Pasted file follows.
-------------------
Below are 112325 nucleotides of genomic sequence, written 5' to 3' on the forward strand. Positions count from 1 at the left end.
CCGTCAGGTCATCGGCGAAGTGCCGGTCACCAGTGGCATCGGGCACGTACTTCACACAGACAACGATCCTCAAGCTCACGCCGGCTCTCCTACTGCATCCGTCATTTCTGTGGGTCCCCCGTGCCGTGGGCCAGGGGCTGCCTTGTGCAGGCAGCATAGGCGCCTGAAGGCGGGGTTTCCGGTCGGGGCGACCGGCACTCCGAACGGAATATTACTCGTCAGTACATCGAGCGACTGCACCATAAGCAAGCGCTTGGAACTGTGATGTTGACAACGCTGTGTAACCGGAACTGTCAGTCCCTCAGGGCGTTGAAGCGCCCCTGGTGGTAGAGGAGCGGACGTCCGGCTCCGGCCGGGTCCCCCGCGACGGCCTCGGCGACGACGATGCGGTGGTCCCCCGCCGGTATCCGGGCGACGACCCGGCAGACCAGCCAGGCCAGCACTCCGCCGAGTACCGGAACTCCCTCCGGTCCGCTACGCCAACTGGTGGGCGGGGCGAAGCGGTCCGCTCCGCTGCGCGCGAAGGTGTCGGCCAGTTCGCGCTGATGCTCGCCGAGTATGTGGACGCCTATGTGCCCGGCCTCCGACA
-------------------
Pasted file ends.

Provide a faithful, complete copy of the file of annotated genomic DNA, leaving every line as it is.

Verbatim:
Below are 112325 nucleotides of genomic sequence, written 5' to 3' on the forward strand. Positions count from 1 at the left end.
CCGTCAGGTCATCGGCGAAGTGCCGGTCACCAGTGGCATCGGGCACGTACTTCACACAGACAACGATCCTCAAGCTCACGCCGGCTCTCCTACTGCATCCGTCATTTCTGTGGGTCCCCCGTGCCGTGGGCCAGGGGCTGCCTTGTGCAGGCAGCATAGGCGCCTGAAGGCGGGGTTTCCGGTCGGGGCGACCGGCACTCCGAACGGAATATTACTCGTCAGTACATCGAGCGACTGCACCATAAGCAAGCGCTTGGAACTGTGATGTTGACAACGCTGTGTAACCGGAACTGTCAGTCCCTCAGGGCGTTGAAGCGCCCCTGGTGGTAGAGGAGCGGACGTCCGGCTCCGGCCGGGTCCCCCGCGACGGCCTCGGCGACGACGATGCGGTGGTCCCCCGCCGGTATCCGGGCGACGACCCGGCAGACCAGCCAGGCCAGCACTCCGCCGAGTACCGGAACTCCCTCCGGTCCGCTACGCCAACTGGTGGGCGGGGCGAAGCGGTCCGCTCCGCTGCGCGCGAAGGTGTCGGCCAGTTCGCGCTGATGCTCGCCGAGTATGTGGACGCCTATGTGCCCGGCCTCCGACA